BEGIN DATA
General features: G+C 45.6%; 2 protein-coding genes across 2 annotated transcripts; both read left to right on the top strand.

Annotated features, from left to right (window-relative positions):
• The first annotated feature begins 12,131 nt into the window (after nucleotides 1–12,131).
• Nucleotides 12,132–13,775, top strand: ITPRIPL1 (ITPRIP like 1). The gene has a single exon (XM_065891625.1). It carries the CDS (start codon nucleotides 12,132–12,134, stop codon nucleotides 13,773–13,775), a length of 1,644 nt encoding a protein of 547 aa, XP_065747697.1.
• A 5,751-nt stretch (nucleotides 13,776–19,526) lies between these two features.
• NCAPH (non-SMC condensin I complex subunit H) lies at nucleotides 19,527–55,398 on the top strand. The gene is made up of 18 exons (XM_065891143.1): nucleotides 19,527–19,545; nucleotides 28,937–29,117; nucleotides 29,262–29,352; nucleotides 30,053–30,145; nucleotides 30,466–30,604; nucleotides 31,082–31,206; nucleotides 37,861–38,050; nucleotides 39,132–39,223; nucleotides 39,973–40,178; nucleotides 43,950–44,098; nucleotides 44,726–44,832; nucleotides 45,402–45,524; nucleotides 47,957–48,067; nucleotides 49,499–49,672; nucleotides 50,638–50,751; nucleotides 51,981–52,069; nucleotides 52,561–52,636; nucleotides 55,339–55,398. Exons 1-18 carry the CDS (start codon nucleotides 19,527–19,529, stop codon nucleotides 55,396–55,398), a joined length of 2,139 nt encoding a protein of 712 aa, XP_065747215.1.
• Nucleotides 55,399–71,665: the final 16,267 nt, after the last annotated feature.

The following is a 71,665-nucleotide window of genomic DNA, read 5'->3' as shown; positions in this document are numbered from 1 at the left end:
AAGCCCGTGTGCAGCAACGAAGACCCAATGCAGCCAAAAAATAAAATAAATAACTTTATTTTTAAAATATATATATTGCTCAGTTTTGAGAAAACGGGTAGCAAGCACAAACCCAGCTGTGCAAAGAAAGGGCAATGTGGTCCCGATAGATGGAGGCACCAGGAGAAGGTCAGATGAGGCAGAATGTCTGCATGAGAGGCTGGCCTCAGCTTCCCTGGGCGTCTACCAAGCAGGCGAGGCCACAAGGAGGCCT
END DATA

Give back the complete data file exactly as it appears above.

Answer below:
General features: G+C 45.6%; 2 protein-coding genes across 2 annotated transcripts; both read left to right on the top strand.

Annotated features, from left to right (window-relative positions):
• The first annotated feature begins 12,131 nt into the window (after nucleotides 1–12,131).
• Nucleotides 12,132–13,775, top strand: ITPRIPL1 (ITPRIP like 1). The gene has a single exon (XM_065891625.1). It carries the CDS (start codon nucleotides 12,132–12,134, stop codon nucleotides 13,773–13,775), a length of 1,644 nt encoding a protein of 547 aa, XP_065747697.1.
• A 5,751-nt stretch (nucleotides 13,776–19,526) lies between these two features.
• NCAPH (non-SMC condensin I complex subunit H) lies at nucleotides 19,527–55,398 on the top strand. The gene is made up of 18 exons (XM_065891143.1): nucleotides 19,527–19,545; nucleotides 28,937–29,117; nucleotides 29,262–29,352; nucleotides 30,053–30,145; nucleotides 30,466–30,604; nucleotides 31,082–31,206; nucleotides 37,861–38,050; nucleotides 39,132–39,223; nucleotides 39,973–40,178; nucleotides 43,950–44,098; nucleotides 44,726–44,832; nucleotides 45,402–45,524; nucleotides 47,957–48,067; nucleotides 49,499–49,672; nucleotides 50,638–50,751; nucleotides 51,981–52,069; nucleotides 52,561–52,636; nucleotides 55,339–55,398. Exons 1-18 carry the CDS (start codon nucleotides 19,527–19,529, stop codon nucleotides 55,396–55,398), a joined length of 2,139 nt encoding a protein of 712 aa, XP_065747215.1.
• Nucleotides 55,399–71,665: the final 16,267 nt, after the last annotated feature.

The following is a 71,665-nucleotide window of genomic DNA, read 5'->3' as shown; positions in this document are numbered from 1 at the left end:
AAGCCCGTGTGCAGCAACGAAGACCCAATGCAGCCAAAAAATAAAATAAATAACTTTATTTTTAAAATATATATATTGCTCAGTTTTGAGAAAACGGGTAGCAAGCACAAACCCAGCTGTGCAAAGAAAGGGCAATGTGGTCCCGATAGATGGAGGCACCAGGAGAAGGTCAGATGAGGCAGAATGTCTGCATGAGAGGCTGGCCTCAGCTTCCCTGGGCGTCTACCAAGCAGGCGAGGCCACAAGGAGGCCT